Big Plans! Modern Figures, Visionaries, and Inventors
On Applied Modernism in Saxony-Anhalt, 1919–1933
Text by Beat Wyss, Patrick Rössler, Kurt Möser, Christiane Keim, Torsten Blume, Janek Müller.
Ninety years after the Bauhaus first opened its doors in Dessau, Big Plans! Modern Figures, Visionaries, and Inventors examines for the first time the role of the Bauhaus in the early modernist vision of utopia. Not just an experimental forum for the avant-garde, the Bauhaus, once it moved to Dessau, became part of an industrial region that had been a hotbed of idealized planning for the future of humanity since the end of the First World War. This visionary futurist age of Saxony-Anhalt, reflected in its local architecture, industrial production, education and advertising, continued until the rise of the Nazi party in the 1930s.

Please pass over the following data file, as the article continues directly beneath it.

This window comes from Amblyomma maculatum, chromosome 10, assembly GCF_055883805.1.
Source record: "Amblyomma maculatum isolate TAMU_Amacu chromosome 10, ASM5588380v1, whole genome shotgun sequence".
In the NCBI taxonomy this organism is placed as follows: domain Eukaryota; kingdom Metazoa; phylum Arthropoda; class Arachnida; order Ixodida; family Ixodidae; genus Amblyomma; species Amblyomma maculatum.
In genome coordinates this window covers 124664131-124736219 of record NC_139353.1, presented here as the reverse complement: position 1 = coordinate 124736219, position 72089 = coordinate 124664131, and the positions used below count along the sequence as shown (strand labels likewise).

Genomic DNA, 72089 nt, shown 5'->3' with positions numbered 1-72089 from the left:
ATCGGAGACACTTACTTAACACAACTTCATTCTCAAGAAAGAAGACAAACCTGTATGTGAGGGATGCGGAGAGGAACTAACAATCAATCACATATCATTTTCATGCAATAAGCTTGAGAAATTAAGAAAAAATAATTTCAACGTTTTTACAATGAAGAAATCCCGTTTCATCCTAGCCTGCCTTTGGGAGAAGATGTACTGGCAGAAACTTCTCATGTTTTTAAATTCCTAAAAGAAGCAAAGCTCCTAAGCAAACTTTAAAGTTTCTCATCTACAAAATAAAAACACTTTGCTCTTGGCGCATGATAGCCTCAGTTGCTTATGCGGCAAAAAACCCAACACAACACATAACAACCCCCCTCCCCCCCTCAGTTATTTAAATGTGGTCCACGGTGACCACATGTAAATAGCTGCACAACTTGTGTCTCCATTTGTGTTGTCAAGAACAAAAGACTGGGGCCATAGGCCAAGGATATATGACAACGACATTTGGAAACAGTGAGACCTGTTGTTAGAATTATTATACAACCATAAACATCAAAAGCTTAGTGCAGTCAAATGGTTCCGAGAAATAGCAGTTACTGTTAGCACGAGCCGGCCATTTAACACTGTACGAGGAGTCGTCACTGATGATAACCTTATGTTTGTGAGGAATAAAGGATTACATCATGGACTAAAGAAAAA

Big Plans! includes correspondence sent from the Bauhaus throughout this local, central German network, tracing connections between Dessau and Magdeburg, Halle (Saale), Leuna, Merseburg, Wolfen and Elbingerorde. The work of Walter Gropius, Xanti Schawinsky, Bruno Taut and Wilhelm Deffke is given particular emphasis, alongside artists, architects, politicians and engineers such as Paul Scheerbart, Josef Albers, Lászlo Moholy-Nagy, Edith Dinkelmann, Leberecht Migge, Sigfried Ebeling, Friedrich Zollinger, Walter Dexel, Marinne Brandt, Ise Gropius, Hermann Eidenbenz, Hans Heinz Stuckenschmidt, Jenny Gertz, Hugo Junkers, Joost Schmidt and Herbert Bayer.